ESI: What’s it like trying to drive engagement and build a bigger audience on social channels that already have such a huge following? Was it intimidating jumping in when OpTic Gaming already had millions of followers?
BlackBeard: Oh my god yes. Have you ever said something to 3.36 Million people before? Do you know how fast someone catches your grammatical errors? It started out as terrifying. Now? Not so much.
It’s fun and sometimes difficult to drive engagement on channels that large. A fair number of the posts we make on the main page are match announcements, which are awesome and I’m happy to do, but those match announcements actually lower the relevancy of our other posts, since the match posts only really appeal to people who are fans of that particular game. Most of our non-match announcement posts fight an algorithmic uphill battle to get onto news feeds.
“I want to take that next step and show the human sides of our competitors“
So while it’s what the community wants (fair and equal recognition across all of OpTic’s teams) it really can make things hard for other initiatives we have. The way we’ve tried to combat that is with video content, which gets much better engagement universally. Last month we set an org record for the number of video views on Twitter in a 28 day period and this month we smashed that record.
Output and engagement like that just simply would not be possible without the infrastructure and teams Infinite has helped put into place. Our creative team is crushing it, our video content team is crushing it, there’s just such great work coming out of everyone here and it culminates in what we see as a very successful presence on social that’s just going to get better with time.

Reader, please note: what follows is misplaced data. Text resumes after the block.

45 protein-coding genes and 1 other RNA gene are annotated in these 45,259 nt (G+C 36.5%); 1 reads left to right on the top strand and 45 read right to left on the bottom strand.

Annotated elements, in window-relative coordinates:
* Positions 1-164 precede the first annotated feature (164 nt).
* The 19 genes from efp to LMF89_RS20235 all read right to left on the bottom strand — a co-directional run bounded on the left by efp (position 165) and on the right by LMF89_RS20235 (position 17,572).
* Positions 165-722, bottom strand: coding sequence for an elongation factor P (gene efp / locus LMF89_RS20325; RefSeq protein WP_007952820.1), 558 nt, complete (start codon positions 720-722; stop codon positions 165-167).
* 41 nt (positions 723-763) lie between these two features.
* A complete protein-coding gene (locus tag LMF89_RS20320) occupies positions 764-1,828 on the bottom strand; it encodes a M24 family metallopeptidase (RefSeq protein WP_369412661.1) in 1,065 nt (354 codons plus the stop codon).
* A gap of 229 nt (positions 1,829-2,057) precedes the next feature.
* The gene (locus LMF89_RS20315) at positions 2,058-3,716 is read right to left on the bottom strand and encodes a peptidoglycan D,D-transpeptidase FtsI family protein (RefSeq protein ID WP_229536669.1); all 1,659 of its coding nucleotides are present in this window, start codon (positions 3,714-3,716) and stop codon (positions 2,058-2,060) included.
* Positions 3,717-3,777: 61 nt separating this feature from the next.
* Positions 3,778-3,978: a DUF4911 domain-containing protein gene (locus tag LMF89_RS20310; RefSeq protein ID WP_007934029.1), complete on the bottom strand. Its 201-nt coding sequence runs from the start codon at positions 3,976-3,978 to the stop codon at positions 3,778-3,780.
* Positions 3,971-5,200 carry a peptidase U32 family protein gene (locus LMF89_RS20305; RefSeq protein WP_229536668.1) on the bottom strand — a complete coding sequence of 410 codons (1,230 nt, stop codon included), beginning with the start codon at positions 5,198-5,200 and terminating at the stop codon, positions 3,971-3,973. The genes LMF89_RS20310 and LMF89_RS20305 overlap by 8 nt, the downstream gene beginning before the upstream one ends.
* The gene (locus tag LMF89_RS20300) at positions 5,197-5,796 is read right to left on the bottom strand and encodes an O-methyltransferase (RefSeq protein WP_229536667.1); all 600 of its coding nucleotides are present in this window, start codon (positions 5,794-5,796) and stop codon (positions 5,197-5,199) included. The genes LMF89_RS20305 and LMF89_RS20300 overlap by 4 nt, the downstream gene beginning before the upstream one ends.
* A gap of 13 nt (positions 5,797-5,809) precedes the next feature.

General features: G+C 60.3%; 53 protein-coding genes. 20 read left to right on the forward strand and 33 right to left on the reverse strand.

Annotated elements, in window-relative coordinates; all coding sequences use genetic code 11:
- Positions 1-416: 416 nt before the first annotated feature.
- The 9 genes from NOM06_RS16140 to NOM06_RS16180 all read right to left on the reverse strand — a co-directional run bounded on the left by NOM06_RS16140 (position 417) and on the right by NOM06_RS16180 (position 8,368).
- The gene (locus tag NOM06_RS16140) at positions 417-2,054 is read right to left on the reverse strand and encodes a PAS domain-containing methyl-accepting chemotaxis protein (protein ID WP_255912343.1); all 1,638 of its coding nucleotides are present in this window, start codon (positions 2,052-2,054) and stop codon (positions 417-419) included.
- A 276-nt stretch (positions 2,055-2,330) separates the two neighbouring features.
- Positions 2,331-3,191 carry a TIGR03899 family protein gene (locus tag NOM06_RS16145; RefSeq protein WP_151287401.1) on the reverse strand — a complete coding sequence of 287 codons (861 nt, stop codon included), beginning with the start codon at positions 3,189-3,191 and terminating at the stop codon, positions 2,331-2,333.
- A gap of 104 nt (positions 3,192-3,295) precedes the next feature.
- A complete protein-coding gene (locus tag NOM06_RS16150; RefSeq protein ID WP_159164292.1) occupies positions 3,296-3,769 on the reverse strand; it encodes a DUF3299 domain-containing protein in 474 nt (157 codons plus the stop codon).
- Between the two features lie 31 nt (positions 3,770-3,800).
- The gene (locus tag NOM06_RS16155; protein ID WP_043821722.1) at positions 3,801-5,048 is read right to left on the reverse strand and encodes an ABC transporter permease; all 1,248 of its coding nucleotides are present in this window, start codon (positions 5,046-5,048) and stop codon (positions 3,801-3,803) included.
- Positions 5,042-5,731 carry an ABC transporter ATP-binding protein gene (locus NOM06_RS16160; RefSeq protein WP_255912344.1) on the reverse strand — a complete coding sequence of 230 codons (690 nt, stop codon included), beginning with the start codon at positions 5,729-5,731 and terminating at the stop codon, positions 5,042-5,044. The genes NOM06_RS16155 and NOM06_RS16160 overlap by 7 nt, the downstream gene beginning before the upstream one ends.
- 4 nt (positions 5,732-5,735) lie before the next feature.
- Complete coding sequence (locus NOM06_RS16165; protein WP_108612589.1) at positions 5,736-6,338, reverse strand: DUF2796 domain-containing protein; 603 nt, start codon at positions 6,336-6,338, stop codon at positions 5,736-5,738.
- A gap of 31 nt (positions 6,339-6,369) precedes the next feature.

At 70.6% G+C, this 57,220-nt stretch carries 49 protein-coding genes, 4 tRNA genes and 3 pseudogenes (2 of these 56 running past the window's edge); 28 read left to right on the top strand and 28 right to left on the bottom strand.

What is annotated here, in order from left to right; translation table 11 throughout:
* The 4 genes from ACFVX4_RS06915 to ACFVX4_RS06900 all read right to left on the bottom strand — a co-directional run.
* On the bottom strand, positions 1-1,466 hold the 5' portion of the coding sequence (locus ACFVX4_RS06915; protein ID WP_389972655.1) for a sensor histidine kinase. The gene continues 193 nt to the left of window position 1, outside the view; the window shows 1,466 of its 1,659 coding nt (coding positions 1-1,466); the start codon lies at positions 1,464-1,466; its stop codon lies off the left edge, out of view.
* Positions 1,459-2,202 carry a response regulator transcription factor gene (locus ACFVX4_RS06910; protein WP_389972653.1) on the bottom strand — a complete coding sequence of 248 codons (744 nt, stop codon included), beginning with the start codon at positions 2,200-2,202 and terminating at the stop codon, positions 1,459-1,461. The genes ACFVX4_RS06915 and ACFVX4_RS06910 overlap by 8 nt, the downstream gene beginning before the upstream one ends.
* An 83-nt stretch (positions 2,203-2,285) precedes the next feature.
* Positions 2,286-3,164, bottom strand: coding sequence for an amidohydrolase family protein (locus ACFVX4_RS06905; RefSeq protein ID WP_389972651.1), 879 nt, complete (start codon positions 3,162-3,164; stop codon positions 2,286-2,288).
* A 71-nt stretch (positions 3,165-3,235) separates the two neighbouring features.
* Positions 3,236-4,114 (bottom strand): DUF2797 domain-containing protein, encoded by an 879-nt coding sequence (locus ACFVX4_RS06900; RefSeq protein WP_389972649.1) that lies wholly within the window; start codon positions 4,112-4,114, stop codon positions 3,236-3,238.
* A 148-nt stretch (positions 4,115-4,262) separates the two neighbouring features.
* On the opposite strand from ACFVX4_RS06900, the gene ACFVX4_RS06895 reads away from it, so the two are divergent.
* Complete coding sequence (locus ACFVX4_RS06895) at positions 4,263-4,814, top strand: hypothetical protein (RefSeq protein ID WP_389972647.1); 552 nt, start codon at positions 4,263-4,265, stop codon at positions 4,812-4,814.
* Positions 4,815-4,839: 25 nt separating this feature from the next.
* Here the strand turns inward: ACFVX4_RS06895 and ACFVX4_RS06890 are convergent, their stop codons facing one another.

ESI: With having numerous teams come tournaments and matches taking place in different countries, and subsequently, at different times. Does having to provide updates on games all round the clock create a challenge in terms of engagement?
BlackBeard: The answer to that is yes, but it’s sort of natural. It makes sense that a match announcement post for PUBG playing in South Korea at 3AM CDT, will do far worse than the same post made at prime time. I keep my expectations low for those middle of the night posts since engagement will always be low for posts made under conditions like that given the predominantly NA audience we have.
ESI: Is there anything you’d like to implement into OpTic Gaming’s social presence that you’ve not got round to yet?
BlackBeard: So, so much. While I do handle OpTic Gaming’s social presences, I also manage the social team which we’re still in the process of building out. Because we touch all of the esports brands at Infinite in some way or another, we haven’t been able to do nearly as much as I want to with social specific content for OpTic, the sort of content that helps bridge the gap between the Greenwall and the teams they support.
I want to take that next step and show the human sides of our competitors. I think Chad Read who currently runs the Houston Outlaws social channels, has done an exceptional job at accomplishing that and it’s something we’re looking to replicate with Charlene on the OpTic League of Legends channels and the main OpTic channels as well.
We’re lucky in that many of OpTic’s teams are centrally located in our offices right next to the teams that help build such incredible content on a daily basis. Safe to say you can expect us to fully start capitalizing on that in the near future. (But you know, if you happen to know someone who’s interested in a social media position in esports, feel free to have them hit up [email protected])